Crash Taylor ”Retired Outlaw” (LP) 

Crash Taylor’s 2022 album Retired Outlaw is another release we can thank COVID-19 for. Taylor’s written songs since he was ten and has since recorded many times but didn’t decide to release his first album until the pandemic caused him to consider it. Taylor is a writer as well and his lyrics for the ten song set reflect this. He mixes conversational diction with arresting imagery to create a voice unlike any other; Taylor doesn’t break new poetic ground, but his “voice” is undeniable.

It comes through loud and clear in the first line for “Fret Board”. It’s almost a pledge of allegiance to hear his calm voice declaring his guitar fret board the equivalent of an Ouija Board. He expands on that first line quite nicely and takes listeners in satisfying and unpredictable directions. The music for the opener gives listeners a formula he follows for the remaining nine tracks with inventive variations and elaborations along the way.

Acoustic guitar often forms the backbone of this material. “Idlewild” is an excellent example of how the stalwart instrument is a foundational part of Taylor’s presentation and likewise boasts some of the album’s strongest melodic values. He pairs it with an electric counterpart here and it further embellishes the melodies without ever slipping into overkill. Percussion is solid throughout Retired Outlaw and gives “Idlewild” more inches on its bounce.

“Nothing to Lose” will have a lot of fans. It’s a surefire live number for Taylor as well capable of rousing even the deadest audience thanks to its hard-charging thrust and powerhouse lyrical imagery. It’s his best vocal performance as well. Some of the material for Retired Outlaw steps off the beaten path, never too far, but “Nothing to Lose” has broad-based appeal.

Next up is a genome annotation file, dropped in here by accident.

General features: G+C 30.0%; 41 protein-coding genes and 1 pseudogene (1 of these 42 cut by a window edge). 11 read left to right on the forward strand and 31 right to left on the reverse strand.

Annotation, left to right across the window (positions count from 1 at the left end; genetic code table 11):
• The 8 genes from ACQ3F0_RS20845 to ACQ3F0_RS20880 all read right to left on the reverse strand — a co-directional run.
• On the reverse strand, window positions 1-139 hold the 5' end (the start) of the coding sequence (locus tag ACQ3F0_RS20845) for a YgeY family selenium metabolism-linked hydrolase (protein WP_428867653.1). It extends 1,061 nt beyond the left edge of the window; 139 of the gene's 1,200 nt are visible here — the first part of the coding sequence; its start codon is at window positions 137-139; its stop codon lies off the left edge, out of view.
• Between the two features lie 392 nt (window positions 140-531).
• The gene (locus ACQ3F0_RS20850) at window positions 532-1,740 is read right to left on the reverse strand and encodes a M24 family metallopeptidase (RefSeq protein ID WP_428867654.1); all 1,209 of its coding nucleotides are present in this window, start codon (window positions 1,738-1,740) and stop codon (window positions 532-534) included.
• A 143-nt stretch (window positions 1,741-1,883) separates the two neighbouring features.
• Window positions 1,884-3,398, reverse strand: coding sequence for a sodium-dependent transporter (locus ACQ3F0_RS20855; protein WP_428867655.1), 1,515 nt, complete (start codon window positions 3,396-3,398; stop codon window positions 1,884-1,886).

There’s a near-gospel feel surrounding “How Love Grows” and it’s a good fit for the track. Taylor has an obvious predilection for reflective songwriting, but the lyrics here expand his lens far past the prison of self. He’s trying to say something elemental about the nature of our connections. The organ playing gives this song a quiet simmer.

“Mona Lisa” takes a 180 turn from the songs before it. Blustery lead guitar kicks in the door during this track, but it backs up its bravado every note of the way with lyrical phrasing and melody. The three keys for this song’s success are the guitar, lyrics, and a low-key yet engaged vocal from Taylor. Few artists would have the audacity to end any album with an instrumental, much less their first recording.

Taylor has no hesitation. “Nuptial Song” closely hews to the spirit of the preceding songs and moves the goalposts on his limits. It’s obvious Crash Taylor is a polished singer and songwriter with a clear vision for his art. He’s far from finished, however. Perhaps Retired Outlaw may have a successor, but we can all be a little happier knowing that, come what may, Crash Taylor will be writing and singing songs as long as he’s able. That’s good enough, if nothing else.

Mark Druery


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